At the end of last sprint we flipped the switch on a new feature for Azure Artifacts called Universal Packages. With Universal Packages teams can store artifacts that don’t neatly fit into the other kinds of package types that we support. A Universal Package is just a collection of files that you’ve uploaded to our service and labelled with a name and version.
On the 24th of July 2018, we notified some customers via e-mail and on this blog about a planned action that we would start taking in relation to the malicious ESLint NPM package incident. This action is now underway.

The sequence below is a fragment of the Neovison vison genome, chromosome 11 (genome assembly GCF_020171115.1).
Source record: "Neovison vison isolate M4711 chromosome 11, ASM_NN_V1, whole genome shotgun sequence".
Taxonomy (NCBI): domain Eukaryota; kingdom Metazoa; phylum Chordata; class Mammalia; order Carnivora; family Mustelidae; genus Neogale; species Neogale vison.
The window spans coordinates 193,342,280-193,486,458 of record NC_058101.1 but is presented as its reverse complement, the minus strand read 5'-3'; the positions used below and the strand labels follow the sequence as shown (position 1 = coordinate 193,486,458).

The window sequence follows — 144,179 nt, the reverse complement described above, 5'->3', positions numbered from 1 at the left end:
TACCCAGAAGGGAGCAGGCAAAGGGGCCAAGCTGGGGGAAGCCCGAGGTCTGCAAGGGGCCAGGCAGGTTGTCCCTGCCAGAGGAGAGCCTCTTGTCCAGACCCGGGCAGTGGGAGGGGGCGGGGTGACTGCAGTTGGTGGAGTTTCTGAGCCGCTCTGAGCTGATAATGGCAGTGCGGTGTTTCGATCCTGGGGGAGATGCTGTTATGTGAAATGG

NuGet (both the command-line tool and the accompanying tools built into Visual Studio) continues to iterate rapidly and add support for new .NET Core and .NET Standard target frameworks, among other improvements. Naturally, many users of Team Build in Visual Studio Team Services want to build those apps,
Each month, we bring you the insiders view into Visual Studio Team Services – how the product is developed, how we dogfood it and use it every day, who are the people behind it and tips and tricks on becoming a power user
This is part 2 in a series of blog posts covering strategies for versioning a NuGet package. If you missed part 1, pick it up here. Today’s post talks about future improvements we’d like to make to the versioning and releasing flows.